What are sustainable urban drainage systems?
Sustainable urban drainage systems (SuDS) are a sequence of water management practices and facilities designed to drain surface water in a manner that will provide a more sustainable approach than what has been the conventional practice of routing run-off through a pipe to a watercourse or sewer. Examples of elements which can be incorporated into SuDS are permeable paving or road surfaces, soakaways, green roofs, swales (depressions filled with aggregates allowing water to drain away slowly), ponds.
Following some of the worst floods in living memory in 2007 the Government commissioned Sir Michael Pitt to report on how the country could increase its resilience.
A key recommendation was the use of eco-friendly SuDS and this was included in schedule 3 of the Flood and Water Management Act, passed in April 2010. This provided that SuDS would be compulsory in all new developments from April 2014. The Act also proposed that SuDS be approved, adopted and maintained by SuDS approval bodies (SABs). These would be the responsibility of flooding and drainage authorities (county or unitary councils), with a consent process separate to planning.
In April 2014, the Government announced full implementation of schedule 3 would have to wait until all drainage authorities had set up a SAB. But in summer 2014, the Government published a second consultation which signalled a change of direction. In the consultation "Delivering Sustainable Drainage Systems (September 2014)", DEFRA and DCLG also announced that the responsibility for approving and maintaining SuDS would be transferred to the planning system and local planning authorities (LPAs). This was followed on 18 December 2014 with the Government issuing a Written Statement (HCWS161) which confirmed that responsibility for SuDS would instead be introduced through modifications to existing planning guidance.
SuDs – a material planning consideration
When considering a planning application, the LPA must determine the application in accordance with the Local Plan, unless material planning considerations indicate otherwise. The evidence supporting the Strategic Flood Risk Assessment can be used by the LPA to inform their judgement both on the appropriateness of the proposed development and on the suitability of any proposed drainage system.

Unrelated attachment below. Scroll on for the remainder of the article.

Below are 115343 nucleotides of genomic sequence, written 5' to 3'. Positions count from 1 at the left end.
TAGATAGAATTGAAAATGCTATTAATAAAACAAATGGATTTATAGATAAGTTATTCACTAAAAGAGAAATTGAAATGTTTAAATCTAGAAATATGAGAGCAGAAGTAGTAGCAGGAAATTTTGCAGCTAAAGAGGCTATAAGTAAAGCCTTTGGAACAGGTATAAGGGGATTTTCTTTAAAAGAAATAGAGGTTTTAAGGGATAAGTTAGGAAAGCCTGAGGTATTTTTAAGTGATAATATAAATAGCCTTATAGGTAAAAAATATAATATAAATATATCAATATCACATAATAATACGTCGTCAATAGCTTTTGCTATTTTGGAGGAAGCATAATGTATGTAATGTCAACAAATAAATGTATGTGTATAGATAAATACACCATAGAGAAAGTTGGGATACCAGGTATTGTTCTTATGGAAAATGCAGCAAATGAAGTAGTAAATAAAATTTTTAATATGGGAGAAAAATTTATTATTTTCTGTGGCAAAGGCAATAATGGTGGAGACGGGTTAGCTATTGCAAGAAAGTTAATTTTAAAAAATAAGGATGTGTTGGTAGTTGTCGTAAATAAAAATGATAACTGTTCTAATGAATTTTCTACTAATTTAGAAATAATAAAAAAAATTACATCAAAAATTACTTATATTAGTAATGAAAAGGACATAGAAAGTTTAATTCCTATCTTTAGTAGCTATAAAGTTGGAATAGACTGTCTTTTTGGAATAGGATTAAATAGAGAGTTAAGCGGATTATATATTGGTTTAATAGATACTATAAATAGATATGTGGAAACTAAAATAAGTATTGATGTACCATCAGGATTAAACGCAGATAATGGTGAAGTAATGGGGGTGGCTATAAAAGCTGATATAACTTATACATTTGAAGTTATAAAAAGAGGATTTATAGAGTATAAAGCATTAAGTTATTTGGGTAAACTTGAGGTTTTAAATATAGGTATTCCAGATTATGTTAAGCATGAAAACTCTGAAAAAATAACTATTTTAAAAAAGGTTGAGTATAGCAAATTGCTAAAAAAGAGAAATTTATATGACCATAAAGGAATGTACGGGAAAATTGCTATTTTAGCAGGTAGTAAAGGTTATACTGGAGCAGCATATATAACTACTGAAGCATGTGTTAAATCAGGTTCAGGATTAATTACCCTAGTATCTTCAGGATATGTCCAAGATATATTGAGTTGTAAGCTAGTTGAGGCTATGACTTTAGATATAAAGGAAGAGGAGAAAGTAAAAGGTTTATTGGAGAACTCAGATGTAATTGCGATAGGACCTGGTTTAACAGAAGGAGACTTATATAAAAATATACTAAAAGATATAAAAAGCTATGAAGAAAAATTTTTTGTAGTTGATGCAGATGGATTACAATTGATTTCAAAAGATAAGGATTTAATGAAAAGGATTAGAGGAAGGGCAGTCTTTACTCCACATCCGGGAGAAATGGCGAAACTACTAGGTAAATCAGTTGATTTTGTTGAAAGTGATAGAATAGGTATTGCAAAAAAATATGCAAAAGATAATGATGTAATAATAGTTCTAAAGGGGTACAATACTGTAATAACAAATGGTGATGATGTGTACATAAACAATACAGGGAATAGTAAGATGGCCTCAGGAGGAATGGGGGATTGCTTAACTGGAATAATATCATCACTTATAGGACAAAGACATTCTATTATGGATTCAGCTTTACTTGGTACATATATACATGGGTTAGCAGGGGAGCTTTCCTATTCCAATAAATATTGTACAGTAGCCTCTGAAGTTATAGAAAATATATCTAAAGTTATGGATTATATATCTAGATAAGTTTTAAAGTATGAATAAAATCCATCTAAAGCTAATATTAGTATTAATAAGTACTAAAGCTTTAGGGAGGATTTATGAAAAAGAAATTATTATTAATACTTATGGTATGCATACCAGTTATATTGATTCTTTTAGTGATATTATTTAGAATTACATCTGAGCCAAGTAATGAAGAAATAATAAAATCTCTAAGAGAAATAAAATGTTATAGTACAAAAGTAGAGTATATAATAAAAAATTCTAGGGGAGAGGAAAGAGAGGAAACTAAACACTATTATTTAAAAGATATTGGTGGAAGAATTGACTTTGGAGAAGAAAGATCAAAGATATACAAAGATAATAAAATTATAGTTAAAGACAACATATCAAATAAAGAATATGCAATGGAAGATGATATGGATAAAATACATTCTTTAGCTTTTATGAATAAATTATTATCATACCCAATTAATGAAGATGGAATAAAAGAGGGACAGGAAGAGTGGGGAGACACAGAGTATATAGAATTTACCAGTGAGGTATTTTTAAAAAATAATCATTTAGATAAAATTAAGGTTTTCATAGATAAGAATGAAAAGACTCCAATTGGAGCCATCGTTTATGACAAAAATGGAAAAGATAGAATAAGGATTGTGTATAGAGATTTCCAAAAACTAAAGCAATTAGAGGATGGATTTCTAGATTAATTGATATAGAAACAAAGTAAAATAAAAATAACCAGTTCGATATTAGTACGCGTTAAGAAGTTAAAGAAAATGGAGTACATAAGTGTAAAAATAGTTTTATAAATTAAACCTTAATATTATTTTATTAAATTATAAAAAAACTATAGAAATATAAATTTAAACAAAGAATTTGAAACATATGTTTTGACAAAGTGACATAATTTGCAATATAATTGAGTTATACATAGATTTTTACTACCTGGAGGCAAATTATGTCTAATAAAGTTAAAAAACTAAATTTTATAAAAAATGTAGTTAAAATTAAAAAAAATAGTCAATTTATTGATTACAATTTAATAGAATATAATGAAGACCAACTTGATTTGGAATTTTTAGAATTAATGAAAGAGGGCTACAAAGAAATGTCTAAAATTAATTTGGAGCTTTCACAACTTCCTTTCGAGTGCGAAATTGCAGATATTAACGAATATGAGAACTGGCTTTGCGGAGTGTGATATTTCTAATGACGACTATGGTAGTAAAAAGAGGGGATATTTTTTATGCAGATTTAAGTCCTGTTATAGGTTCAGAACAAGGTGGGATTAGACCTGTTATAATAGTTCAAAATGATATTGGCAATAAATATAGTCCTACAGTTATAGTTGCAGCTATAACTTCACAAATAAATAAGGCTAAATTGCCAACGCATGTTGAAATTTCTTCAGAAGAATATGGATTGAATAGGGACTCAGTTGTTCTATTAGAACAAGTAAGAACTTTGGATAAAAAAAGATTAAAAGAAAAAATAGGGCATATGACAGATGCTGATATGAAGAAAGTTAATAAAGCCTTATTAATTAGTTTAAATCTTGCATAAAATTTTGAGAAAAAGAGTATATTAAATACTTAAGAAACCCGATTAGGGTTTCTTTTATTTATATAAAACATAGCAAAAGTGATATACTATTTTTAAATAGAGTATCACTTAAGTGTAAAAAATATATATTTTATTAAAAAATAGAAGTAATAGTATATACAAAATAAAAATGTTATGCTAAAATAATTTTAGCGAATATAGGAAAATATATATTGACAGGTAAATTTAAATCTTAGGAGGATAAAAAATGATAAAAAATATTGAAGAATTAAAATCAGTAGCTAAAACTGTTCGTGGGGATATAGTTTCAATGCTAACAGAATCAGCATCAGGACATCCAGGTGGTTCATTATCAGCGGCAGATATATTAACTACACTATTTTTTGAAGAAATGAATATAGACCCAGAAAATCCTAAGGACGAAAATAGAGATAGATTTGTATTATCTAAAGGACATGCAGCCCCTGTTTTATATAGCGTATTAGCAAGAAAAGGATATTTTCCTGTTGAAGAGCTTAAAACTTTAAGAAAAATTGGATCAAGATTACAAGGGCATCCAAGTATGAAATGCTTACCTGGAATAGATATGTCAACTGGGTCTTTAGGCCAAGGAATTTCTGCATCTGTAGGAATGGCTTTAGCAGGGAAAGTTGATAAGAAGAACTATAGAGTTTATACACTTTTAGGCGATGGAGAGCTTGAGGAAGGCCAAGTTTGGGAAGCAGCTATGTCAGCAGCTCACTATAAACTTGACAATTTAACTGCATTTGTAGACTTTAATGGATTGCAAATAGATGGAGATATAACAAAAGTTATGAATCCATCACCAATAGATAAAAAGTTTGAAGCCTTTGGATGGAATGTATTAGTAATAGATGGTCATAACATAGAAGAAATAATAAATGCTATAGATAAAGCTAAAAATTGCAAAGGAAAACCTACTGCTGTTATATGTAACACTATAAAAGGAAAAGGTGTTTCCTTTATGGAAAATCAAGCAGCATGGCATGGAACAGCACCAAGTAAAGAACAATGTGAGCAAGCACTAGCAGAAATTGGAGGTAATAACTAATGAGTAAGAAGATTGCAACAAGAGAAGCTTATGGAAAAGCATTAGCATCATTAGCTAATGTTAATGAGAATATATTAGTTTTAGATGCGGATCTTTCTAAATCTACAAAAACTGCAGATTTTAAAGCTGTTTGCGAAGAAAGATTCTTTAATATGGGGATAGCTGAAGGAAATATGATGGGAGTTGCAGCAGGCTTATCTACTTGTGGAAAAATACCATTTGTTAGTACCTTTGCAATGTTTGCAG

The National Planning Policy Framework (NPPF) highlights that inappropriate development in areas at risk of flooding should be avoided by directing development away from areas at highest risk, but where development is necessary, making it safe without increasing flood risk elsewhere (paragraph 100).
There is a clear policy requirement in the NPPF for SuDS to be considered (paragraph 103), but note that the NPPF requires SuDS to be prioritised for new developments only in areas at risk of flooding.
The Written Statement 2014 made it clear that SuDS are a material consideration in the determination of all planning applications for major developments from 6 April 2015. The Written Statement confirms that in considering planning applications, LPAs should consult the relevant Lead Local Flood Authority (county councils and unitary authorities) (LLFAs) on the management of surface water; satisfy themselves that the proposed minimum standards of operation are appropriate and ensure through the use of planning conditions or planning obligations that there are clear arrangements in place for ongoing maintenance over the lifetime of the development.
The Planning Practice Guidance (PPG) was updated on 23 March 2015 and gives effect to the Government's intention to make the approval of SuDS, as well as their technical fitness for particular developments, the responsibility of LPAs. The updated PPG imports several provisions from the 'Non-statutory technical standards for sustainable drainage systems' published in March 2015 by Defra (the Technical Standards).
Alongside the changes to guidance the Town and County Planning (Development Management Procedure) (England) Order was amended to make LLFAs statutory consultees in the planning process for major development proposals which have surface water implications starting from 15 April 2015.
A 'major' planning application is defined in Part 1(2) of The Town and Country Planning (Development Management Procedure) (England) Order 2015:
- residential development: 10 dwellings or more or residential development with a site area of 0.5 hectares or more where the number of dwellings is not yet known
- non-residential development: provision of a building or buildings where the total floor space to be created is 1000 square metres or more or where the floor area is not yet known, a site area of 1 hectare or more.
For 'major' developments, the LPA's expectation will consequently be that SuDS for the management of run-off are put in place, unless demonstrated to be inappropriate.
In considering planning applications for 'major' development, the LPAs will need to consult the relevant LLFA on the management of surface water; satisfy itself that the proposed minimum standards of operation are appropriate and ensure through the use of planning conditions or planning obligations that there are clear arrangements in place for ongoing maintenance over the lifetime of the development.
Minor development will be all those which fall below the thresholds set out for major developments. Respondents to the September 2014 consultation (referred to above) raised concerns about the potential cumulative impact of minor developments on flood risk. The Secretary of State for Defra wrote specifically on this issue to the Chairman of the Climate Change Committee Adaption Sub-Committee (letter dated 18 December 2014). This letter notes that the existing requirement under the NPPF to prioritise the use of SuDS in areas at risk of flooding remains in place for minor development. The letter confirms that LPAs "would continue to ensure that flood risk is not increased by any new development and that SuDS are considered for all new developments regardless of size." As already noted above, the NPPF only requires SuDS to be prioritised in areas at risk of flooding. The letter confirms that the Government will keep the effectiveness of the approach under review.